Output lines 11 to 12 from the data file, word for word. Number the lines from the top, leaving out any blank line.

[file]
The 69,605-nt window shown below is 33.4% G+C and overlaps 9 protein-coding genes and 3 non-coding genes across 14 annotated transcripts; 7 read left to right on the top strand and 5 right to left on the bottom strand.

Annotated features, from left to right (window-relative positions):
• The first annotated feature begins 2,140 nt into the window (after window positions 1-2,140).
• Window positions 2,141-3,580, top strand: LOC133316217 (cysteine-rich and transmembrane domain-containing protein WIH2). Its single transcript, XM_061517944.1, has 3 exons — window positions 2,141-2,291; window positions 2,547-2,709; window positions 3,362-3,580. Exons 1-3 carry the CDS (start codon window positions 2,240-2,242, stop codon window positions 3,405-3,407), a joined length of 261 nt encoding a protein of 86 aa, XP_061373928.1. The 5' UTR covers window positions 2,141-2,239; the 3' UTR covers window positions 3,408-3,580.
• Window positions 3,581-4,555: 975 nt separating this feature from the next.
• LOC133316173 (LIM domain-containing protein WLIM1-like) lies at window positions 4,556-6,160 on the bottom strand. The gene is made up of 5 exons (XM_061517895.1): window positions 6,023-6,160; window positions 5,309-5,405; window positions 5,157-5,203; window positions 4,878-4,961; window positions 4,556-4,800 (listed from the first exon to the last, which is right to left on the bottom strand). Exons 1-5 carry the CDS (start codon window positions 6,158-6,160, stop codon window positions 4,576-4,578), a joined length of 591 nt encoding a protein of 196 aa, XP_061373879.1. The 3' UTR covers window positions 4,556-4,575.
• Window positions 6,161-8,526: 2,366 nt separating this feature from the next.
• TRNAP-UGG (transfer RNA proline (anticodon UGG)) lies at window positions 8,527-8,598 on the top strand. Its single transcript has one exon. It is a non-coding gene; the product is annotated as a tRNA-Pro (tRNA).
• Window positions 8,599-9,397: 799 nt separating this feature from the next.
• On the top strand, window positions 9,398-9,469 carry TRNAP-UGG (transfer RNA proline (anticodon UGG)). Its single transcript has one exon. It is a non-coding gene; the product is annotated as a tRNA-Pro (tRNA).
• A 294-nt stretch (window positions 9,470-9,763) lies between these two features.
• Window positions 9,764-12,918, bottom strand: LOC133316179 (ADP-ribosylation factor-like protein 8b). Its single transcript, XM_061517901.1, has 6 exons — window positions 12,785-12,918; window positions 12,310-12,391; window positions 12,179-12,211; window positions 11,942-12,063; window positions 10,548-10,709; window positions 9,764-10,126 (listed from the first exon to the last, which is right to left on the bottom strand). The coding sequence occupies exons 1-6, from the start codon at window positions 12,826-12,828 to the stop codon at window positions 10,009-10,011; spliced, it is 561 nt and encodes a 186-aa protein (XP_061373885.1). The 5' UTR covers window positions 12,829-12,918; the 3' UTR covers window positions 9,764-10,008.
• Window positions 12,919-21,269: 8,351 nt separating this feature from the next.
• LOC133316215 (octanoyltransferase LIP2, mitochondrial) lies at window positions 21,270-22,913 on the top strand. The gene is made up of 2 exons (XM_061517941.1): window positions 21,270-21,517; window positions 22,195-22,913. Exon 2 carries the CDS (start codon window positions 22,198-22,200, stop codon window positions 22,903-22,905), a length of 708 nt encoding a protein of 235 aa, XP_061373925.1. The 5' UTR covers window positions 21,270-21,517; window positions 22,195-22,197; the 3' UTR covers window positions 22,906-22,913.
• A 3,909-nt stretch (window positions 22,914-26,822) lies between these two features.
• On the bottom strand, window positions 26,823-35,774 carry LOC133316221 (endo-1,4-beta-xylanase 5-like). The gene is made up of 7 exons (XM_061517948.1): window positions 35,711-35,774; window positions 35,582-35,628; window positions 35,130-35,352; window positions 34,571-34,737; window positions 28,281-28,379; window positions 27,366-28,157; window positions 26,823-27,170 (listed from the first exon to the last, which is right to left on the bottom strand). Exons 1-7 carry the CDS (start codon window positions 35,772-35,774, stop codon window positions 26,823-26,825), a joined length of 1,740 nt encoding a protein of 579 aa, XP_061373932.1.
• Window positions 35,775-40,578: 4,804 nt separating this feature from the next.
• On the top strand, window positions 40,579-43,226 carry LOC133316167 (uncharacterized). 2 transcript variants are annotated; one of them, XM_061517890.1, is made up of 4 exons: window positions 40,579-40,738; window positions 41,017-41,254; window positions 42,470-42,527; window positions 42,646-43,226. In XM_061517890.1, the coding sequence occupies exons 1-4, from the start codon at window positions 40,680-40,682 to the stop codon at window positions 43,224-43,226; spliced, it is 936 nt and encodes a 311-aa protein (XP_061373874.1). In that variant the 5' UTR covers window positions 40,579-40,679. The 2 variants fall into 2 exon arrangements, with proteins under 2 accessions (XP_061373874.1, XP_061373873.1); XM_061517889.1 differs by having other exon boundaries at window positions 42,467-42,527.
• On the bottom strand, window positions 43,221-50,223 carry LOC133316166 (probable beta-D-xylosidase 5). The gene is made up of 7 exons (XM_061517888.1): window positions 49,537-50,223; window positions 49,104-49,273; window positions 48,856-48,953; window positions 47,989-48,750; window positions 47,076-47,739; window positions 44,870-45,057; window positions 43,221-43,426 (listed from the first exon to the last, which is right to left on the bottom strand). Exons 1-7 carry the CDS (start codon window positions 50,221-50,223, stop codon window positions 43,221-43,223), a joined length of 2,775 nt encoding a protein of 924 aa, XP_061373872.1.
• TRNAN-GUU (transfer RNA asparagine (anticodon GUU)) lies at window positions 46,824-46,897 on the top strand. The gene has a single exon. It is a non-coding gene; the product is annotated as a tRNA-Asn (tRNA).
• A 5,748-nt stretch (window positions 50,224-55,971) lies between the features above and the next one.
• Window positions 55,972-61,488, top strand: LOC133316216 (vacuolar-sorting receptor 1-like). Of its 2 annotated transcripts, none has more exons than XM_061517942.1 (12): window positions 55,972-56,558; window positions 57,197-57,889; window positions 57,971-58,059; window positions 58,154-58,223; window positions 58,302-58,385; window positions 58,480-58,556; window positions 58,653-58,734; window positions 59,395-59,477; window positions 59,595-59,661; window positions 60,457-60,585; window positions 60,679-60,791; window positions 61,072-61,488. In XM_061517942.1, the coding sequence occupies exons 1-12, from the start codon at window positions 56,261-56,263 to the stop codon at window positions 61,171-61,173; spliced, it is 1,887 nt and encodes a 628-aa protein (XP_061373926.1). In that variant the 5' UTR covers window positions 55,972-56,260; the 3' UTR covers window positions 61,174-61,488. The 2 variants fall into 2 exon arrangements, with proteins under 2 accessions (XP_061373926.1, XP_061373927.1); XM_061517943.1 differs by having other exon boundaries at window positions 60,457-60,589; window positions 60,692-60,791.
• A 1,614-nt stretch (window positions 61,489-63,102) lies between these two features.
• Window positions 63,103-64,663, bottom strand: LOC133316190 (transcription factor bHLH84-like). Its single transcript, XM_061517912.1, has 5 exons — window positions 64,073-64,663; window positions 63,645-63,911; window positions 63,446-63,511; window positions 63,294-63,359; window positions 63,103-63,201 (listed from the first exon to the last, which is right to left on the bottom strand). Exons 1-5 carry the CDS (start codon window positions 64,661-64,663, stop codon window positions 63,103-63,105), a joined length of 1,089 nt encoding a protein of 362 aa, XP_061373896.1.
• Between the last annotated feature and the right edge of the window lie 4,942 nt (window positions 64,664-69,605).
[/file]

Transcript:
• A 294-nt stretch (window positions 9,470-9,763) lies between these two features.
• Window positions 9,764-12,918, bottom strand: LOC133316179 (ADP-ribosylation factor-like protein 8b). Its single transcript, XM_061517901.1, has 6 exons — window positions 12,785-12,918; window positions 12,310-12,391; window positions 12,179-12,211; window positions 11,942-12,063; window positions 10,548-10,709; window positions 9,764-10,126 (listed from the first exon to the last, which is right to left on the bottom strand). The coding sequence occupies exons 1-6, from the start codon at window positions 12,826-12,828 to the stop codon at window positions 10,009-10,011; spliced, it is 561 nt and encodes a 186-aa protein (XP_061373885.1). The 5' UTR covers window positions 12,829-12,918; the 3' UTR covers window positions 9,764-10,008.